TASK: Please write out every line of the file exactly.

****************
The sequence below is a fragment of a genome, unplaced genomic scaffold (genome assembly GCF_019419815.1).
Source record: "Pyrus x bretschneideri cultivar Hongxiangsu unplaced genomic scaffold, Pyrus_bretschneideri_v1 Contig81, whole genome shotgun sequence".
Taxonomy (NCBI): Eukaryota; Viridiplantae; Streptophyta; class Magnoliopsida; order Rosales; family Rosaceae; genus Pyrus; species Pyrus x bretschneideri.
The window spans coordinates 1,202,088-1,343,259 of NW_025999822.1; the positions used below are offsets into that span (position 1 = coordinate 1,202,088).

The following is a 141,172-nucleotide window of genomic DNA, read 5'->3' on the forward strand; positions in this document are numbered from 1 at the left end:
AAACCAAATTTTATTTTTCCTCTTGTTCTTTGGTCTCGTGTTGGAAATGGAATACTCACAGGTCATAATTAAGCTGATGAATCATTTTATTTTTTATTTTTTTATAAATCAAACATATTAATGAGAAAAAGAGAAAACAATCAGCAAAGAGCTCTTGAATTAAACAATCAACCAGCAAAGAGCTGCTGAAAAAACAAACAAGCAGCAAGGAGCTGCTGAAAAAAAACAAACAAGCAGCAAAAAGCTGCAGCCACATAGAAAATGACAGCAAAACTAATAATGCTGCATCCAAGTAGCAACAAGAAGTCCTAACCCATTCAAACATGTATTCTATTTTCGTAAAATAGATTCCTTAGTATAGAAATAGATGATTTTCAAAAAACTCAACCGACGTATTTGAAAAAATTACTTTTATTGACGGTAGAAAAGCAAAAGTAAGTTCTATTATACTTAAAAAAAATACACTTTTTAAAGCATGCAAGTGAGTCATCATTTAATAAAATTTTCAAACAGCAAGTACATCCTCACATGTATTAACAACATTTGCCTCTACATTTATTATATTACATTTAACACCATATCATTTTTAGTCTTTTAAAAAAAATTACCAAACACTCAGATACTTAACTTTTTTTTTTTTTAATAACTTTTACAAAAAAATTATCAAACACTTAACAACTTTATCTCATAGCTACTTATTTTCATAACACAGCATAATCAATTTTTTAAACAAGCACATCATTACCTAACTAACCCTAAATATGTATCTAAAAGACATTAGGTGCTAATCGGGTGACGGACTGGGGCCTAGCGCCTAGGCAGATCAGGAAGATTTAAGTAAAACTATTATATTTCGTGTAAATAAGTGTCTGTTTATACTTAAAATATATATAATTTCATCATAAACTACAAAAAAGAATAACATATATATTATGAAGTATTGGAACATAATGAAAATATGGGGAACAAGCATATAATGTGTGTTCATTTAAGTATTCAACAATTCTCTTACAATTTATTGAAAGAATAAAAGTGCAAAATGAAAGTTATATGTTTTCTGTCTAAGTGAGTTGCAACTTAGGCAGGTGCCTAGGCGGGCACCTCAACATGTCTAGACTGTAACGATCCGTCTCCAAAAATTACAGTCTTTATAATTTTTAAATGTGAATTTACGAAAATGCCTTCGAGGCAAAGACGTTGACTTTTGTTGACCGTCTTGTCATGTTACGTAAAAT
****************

The sequence below is a fragment of a genome, unplaced genomic scaffold (genome assembly GCF_019419815.1).
Source record: "Pyrus x bretschneideri cultivar Hongxiangsu unplaced genomic scaffold, Pyrus_bretschneideri_v1 Contig81, whole genome shotgun sequence".
Taxonomy (NCBI): Eukaryota; Viridiplantae; Streptophyta; class Magnoliopsida; order Rosales; family Rosaceae; genus Pyrus; species Pyrus x bretschneideri.
The window spans coordinates 1,202,088-1,343,259 of NW_025999822.1; the positions used below are offsets into that span (position 1 = coordinate 1,202,088).

The following is a 141,172-nucleotide window of genomic DNA, read 5'->3' on the forward strand; positions in this document are numbered from 1 at the left end:
AAACCAAATTTTATTTTTCCTCTTGTTCTTTGGTCTCGTGTTGGAAATGGAATACTCACAGGTCATAATTAAGCTGATGAATCATTTTATTTTTTATTTTTTTATAAATCAAACATATTAATGAGAAAAAGAGAAAACAATCAGCAAAGAGCTCTTGAATTAAACAATCAACCAGCAAAGAGCTGCTGAAAAAACAAACAAGCAGCAAGGAGCTGCTGAAAAAAAACAAACAAGCAGCAAAAAGCTGCAGCCACATAGAAAATGACAGCAAAACTAATAATGCTGCATCCAAGTAGCAACAAGAAGTCCTAACCCATTCAAACATGTATTCTATTTTCGTAAAATAGATTCCTTAGTATAGAAATAGATGATTTTCAAAAAACTCAACCGACGTATTTGAAAAAATTACTTTTATTGACGGTAGAAAAGCAAAAGTAAGTTCTATTATACTTAAAAAAAATACACTTTTTAAAGCATGCAAGTGAGTCATCATTTAATAAAATTTTCAAACAGCAAGTACATCCTCACATGTATTAACAACATTTGCCTCTACATTTATTATATTACATTTAACACCATATCATTTTTAGTCTTTTAAAAAAAATTACCAAACACTCAGATACTTAACTTTTTTTTTTTTTAATAACTTTTACAAAAAAATTATCAAACACTTAACAACTTTATCTCATAGCTACTTATTTTCATAACACAGCATAATCAATTTTTTAAACAAGCACATCATTACCTAACTAACCCTAAATATGTATCTAAAAGACATTAGGTGCTAATCGGGTGACGGACTGGGGCCTAGCGCCTAGGCAGATCAGGAAGATTTAAGTAAAACTATTATATTTCGTGTAAATAAGTGTCTGTTTATACTTAAAATATATATAATTTCATCATAAACTACAAAAAAGAATAACATATATATTATGAAGTATTGGAACATAATGAAAATATGGGGAACAAGCATATAATGTGTGTTCATTTAAGTATTCAACAATTCTCTTACAATTTATTGAAAGAATAAAAGTGCAAAATGAAAGTTATATGTTTTCTGTCTAAGTGAGTTGCAACTTAGGCAGGTGCCTAGGCGGGCACCTCAACATGTCTAGACTGTAACGATCCGTCTCCAAAAATTACAGTCTTTATAATTTTTAAATGTGAATTTACGAAAATGCCTTCGAGGCAAAGACGTTGACTTTTGTTGACCGTCTTGTCATGTTACGTAAAAT